Gordon Taylor grew up in Dubbo's Lillimur boys' home where he developed "strong morals and values", according to his family.
He lived by them all his life.
Mr Taylor embraced his fellow Dubbo resident and forged strong community connections through the Salvation Army, Taylor and Poulter Master Painters and the Macquarie Club where he held numerous titles including president and champion, and across 40 years never missed Sunday bowls
Despite not knowing the bond between child and parent, Mr Taylor was a devoted husband to his late wife Susan (nee Sullivan) and father to their daughters, Mechelle and Amanda.
The Sullivan family, including Beryl "Nan" Sullivan, came to love Mr Taylor as much as he loved them.
Bracken House, where Lillimur once stood, was set to be home to the widower before a fall at his Allison Street property led to his death.
Gordon James Taylor, described by his family as "kind, considerate, generous, deeply compassionate and a conversationalist" died on April 16 at the age of 75.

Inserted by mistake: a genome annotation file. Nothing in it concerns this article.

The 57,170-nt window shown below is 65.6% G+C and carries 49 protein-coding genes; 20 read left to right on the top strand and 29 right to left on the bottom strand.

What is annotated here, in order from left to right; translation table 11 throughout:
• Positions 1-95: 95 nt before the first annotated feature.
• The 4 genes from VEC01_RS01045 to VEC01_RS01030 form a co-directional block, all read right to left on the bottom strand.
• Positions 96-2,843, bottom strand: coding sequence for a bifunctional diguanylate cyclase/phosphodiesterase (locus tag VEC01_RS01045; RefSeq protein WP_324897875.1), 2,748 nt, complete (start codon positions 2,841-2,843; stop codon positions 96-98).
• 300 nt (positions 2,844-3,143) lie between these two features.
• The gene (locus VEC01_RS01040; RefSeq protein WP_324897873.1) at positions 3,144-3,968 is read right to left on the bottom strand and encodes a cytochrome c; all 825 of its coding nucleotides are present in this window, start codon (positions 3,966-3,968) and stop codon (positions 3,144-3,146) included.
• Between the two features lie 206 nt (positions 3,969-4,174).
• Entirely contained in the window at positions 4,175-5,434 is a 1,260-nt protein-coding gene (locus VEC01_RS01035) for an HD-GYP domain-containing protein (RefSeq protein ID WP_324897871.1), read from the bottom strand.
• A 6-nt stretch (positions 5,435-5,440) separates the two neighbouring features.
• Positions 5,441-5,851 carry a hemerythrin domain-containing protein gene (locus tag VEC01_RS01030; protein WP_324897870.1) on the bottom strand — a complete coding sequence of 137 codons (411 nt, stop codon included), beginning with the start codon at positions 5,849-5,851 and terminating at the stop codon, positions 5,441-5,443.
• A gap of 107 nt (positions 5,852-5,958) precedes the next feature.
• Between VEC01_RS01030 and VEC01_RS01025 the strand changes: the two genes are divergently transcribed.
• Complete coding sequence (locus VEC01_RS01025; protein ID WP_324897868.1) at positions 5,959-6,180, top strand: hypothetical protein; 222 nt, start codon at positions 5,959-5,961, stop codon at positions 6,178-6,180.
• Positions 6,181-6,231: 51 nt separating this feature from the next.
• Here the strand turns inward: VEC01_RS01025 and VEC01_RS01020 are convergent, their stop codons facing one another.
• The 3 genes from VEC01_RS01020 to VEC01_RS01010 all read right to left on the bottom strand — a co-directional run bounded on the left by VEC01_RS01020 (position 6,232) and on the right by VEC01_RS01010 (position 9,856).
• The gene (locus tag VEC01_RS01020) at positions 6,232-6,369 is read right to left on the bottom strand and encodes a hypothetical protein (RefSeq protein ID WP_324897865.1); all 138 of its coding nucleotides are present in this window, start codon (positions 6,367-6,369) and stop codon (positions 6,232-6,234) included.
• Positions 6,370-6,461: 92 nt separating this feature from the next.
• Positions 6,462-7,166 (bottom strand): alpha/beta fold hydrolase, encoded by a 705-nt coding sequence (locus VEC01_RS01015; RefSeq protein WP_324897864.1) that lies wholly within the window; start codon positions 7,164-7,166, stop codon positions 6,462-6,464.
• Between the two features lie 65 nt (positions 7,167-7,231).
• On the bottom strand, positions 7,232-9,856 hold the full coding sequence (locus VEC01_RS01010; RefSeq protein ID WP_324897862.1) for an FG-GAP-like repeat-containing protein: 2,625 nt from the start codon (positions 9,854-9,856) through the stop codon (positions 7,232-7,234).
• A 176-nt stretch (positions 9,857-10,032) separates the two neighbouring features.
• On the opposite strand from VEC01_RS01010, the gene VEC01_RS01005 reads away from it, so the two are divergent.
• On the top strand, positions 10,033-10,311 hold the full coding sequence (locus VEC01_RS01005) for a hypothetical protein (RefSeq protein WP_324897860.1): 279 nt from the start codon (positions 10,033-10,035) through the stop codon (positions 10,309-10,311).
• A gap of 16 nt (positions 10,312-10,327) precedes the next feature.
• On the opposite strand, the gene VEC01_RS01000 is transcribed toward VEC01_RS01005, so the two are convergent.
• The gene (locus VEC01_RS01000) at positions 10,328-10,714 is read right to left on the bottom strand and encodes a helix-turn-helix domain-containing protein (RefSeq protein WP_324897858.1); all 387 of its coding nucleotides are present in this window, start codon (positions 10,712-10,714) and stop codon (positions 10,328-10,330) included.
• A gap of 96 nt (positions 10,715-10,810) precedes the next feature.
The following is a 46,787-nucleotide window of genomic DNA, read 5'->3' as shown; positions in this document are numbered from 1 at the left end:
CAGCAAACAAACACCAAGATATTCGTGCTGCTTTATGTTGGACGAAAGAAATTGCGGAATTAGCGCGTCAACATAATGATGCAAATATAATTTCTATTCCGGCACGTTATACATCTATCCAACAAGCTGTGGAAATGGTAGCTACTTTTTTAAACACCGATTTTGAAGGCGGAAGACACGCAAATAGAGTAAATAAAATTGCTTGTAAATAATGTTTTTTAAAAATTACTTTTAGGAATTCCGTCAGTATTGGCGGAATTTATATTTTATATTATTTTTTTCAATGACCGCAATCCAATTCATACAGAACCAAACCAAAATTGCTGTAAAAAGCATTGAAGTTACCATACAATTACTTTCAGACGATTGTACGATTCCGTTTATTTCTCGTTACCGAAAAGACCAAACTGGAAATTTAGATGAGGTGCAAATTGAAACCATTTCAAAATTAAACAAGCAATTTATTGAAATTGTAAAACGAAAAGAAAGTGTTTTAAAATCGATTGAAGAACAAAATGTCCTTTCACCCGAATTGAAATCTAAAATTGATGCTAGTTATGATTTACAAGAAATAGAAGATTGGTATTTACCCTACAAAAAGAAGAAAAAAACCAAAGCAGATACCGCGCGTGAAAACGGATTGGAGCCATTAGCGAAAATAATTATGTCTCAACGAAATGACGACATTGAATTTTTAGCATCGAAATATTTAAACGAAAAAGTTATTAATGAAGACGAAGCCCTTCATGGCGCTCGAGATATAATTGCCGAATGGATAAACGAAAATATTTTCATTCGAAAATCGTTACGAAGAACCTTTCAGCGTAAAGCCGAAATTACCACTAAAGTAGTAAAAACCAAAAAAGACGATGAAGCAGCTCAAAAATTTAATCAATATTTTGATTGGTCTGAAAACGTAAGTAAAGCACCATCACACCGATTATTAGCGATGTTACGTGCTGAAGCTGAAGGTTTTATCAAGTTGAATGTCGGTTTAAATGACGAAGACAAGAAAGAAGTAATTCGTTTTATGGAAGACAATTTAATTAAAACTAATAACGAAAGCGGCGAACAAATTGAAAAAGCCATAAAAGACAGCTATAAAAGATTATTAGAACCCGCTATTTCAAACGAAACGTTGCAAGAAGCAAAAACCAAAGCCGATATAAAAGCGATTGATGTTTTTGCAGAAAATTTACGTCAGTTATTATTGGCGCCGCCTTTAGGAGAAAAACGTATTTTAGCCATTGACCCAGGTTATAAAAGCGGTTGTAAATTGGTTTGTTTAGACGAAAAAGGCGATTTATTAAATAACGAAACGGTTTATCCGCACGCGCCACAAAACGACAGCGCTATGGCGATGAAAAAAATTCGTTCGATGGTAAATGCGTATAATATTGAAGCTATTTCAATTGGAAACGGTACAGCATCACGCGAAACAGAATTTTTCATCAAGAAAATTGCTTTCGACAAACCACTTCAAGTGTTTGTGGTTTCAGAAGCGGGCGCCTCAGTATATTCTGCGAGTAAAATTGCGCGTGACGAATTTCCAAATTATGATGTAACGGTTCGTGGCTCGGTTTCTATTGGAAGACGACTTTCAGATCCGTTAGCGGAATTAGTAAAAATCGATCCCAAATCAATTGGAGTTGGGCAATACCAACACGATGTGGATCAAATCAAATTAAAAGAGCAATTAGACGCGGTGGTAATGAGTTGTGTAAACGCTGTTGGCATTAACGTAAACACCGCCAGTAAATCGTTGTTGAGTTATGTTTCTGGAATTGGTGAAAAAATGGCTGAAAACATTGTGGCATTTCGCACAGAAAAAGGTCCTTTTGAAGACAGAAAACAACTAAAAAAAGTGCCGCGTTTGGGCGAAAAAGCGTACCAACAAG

"Gordon made friends, he kept friends, he didn't wait for friendship," son-in-law Alistair Stephens said at the Chapel of the Dubbo City Crematorium on April 26.
One of eight children put in institutions because of "mistreatment", seven-year-old Gordon Taylor arrived at Lullimur with his brothers Noel and Johnny in 1950.
It would be another 50 years before they discovered and made contact with their other siblings.
But Mr Taylor's past did not dictate his future.
"Gordon had a friendly, gracious soul," Mr Stephens said.
"Perhaps it was just Gordon's character, perhaps in part it was developed from his time at Lillimur, caring for his younger siblings, making family with the other boys, that made him what he was."
Upon leaving Lillimur, Mr Taylor became a "fully-fledged passionate soldier" of the Salvation Army before pulling on the overalls of an enthusiastic apprentice painter under the wing of Jack Hewitt.
Later, Mr Taylor and mate Keith Poulter formed Taylor and Poulter Master Painters which made its mark in the city and region.
Susan Sullivan met the "love of her life" at an RSL dance before marrying him in 1969.
Her death from cancer 45 year later "shattered" Gordon Taylor's heart.
"He was clearly lost without her," Mr Stephens said.
Mrs Taylor's love of her husband permitted his penchant for making friends at "every corner, at every shop, at every hospital bed".
"I remember when he would go to the hospital to visit her when she was quite ill, he spoke to every person in every bed he passed," Mr Stephens said.
Mr Taylor is survived by his two daughters and eight grandchildren, all of whom attended the cremation service.